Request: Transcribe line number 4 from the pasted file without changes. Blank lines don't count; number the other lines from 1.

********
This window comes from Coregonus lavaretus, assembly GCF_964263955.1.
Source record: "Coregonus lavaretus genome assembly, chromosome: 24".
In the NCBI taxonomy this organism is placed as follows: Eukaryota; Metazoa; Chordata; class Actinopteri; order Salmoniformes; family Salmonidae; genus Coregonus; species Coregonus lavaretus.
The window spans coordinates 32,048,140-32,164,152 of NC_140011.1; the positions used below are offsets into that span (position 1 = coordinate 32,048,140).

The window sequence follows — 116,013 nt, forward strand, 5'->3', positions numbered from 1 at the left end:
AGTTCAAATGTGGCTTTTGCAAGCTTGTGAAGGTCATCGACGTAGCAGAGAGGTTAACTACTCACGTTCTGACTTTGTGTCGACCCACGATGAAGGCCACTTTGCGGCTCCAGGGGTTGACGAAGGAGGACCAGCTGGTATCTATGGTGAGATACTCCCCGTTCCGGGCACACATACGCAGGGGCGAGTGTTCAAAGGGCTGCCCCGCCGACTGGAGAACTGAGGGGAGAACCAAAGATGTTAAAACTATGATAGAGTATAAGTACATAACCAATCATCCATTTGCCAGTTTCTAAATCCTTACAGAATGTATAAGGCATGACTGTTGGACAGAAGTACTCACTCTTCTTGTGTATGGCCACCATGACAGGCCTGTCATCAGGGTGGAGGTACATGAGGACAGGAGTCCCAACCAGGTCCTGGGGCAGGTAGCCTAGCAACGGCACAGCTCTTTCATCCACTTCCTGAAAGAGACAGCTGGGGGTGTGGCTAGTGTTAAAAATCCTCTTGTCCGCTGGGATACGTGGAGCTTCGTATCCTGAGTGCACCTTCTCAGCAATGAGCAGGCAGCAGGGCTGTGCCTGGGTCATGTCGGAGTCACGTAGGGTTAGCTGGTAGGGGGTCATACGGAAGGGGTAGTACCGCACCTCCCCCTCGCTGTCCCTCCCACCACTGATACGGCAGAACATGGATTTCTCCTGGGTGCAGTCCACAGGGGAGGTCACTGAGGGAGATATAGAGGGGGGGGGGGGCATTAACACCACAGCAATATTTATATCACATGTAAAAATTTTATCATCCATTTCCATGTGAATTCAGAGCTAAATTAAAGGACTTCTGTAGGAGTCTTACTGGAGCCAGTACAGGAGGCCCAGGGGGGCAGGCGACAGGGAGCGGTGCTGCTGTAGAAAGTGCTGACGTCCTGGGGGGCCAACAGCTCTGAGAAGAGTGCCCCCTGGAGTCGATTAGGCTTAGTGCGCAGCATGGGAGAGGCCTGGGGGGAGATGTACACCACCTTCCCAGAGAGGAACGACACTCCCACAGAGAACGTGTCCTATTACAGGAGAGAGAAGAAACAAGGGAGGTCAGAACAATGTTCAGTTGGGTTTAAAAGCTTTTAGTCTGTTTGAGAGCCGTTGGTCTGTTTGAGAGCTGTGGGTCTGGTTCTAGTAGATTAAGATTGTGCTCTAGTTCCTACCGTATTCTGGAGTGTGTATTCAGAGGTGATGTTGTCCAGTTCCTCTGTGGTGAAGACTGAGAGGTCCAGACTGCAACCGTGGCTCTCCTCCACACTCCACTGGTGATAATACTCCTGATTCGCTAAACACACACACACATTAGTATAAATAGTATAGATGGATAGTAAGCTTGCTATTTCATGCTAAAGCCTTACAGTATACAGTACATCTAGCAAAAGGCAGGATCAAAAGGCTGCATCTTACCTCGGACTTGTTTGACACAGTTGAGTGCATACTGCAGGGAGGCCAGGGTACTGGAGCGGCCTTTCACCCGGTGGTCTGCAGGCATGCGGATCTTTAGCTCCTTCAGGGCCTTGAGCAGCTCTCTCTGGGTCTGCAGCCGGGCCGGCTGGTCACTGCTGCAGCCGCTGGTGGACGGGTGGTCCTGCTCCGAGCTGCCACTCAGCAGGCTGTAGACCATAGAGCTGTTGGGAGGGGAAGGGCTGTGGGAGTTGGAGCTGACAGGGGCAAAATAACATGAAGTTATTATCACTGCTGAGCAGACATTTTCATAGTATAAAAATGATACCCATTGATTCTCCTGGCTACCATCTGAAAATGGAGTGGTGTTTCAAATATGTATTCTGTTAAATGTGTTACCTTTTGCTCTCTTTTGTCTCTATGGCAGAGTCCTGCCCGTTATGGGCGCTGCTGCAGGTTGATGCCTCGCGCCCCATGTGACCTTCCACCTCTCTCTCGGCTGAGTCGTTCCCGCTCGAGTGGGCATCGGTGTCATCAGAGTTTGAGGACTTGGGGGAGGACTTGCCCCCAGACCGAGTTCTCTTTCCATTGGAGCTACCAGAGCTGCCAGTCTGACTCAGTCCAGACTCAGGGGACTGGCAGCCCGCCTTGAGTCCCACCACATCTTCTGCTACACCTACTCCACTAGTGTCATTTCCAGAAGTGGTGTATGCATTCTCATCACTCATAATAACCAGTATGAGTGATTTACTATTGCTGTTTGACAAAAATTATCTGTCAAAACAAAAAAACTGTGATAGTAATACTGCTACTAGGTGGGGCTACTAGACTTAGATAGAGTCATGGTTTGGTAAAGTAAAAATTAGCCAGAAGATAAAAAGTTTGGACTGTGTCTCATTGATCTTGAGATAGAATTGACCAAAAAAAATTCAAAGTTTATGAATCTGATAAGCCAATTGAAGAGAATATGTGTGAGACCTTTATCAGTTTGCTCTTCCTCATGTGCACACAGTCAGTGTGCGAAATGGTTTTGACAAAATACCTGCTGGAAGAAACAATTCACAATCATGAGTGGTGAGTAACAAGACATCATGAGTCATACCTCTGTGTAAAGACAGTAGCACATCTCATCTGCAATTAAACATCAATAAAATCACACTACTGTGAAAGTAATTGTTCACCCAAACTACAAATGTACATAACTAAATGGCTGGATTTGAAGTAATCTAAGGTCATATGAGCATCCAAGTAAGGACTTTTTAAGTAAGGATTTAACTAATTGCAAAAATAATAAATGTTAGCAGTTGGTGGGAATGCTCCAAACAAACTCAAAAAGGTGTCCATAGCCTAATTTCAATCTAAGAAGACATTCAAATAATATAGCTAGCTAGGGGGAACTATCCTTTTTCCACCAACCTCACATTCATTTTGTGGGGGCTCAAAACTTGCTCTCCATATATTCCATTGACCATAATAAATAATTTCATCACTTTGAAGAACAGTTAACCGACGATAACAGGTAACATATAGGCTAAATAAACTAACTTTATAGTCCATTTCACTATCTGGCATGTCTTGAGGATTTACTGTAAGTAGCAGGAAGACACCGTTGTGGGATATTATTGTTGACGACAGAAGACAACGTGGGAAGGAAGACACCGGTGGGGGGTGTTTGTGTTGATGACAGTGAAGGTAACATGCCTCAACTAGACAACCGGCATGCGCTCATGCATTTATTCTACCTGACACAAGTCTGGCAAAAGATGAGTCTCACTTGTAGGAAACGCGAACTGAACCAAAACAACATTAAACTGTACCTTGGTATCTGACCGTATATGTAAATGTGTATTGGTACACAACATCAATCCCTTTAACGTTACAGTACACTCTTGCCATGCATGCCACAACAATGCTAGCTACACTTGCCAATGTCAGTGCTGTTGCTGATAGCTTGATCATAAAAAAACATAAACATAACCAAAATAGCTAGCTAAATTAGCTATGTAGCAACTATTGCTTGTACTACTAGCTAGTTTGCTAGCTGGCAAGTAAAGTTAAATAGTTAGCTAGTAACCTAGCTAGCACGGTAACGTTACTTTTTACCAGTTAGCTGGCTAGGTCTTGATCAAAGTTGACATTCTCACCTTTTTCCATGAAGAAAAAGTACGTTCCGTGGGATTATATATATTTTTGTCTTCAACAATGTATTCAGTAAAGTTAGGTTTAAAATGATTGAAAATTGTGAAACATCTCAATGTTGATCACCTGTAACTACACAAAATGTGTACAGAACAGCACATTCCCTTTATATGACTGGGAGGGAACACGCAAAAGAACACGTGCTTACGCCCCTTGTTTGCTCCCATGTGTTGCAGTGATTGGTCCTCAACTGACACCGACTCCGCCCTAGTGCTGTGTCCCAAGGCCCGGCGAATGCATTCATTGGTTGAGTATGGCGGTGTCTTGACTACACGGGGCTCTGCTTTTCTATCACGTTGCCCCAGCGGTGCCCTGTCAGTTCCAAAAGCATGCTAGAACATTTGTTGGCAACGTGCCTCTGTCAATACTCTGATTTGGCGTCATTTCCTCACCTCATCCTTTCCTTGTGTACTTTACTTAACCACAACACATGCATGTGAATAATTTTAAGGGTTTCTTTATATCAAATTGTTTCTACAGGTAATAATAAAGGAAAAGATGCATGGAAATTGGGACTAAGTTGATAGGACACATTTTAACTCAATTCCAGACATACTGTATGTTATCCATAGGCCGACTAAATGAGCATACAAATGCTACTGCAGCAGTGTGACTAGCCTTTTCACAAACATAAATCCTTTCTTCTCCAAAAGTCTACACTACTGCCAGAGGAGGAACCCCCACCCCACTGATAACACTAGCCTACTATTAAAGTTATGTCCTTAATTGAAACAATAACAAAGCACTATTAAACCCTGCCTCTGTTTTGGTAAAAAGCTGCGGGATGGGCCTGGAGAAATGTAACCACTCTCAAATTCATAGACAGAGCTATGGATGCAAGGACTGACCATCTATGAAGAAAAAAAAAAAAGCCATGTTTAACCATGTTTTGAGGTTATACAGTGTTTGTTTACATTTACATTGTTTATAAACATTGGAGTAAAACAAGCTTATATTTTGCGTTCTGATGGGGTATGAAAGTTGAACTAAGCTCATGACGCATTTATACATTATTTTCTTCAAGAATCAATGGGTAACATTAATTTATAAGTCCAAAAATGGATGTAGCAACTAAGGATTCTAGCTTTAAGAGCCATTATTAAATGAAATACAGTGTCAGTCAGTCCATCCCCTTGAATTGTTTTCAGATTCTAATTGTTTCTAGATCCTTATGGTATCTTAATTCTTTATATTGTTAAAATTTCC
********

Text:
The window spans coordinates 32,048,140-32,164,152 of NC_140011.1; the positions used below are offsets into that span (position 1 = coordinate 32,048,140).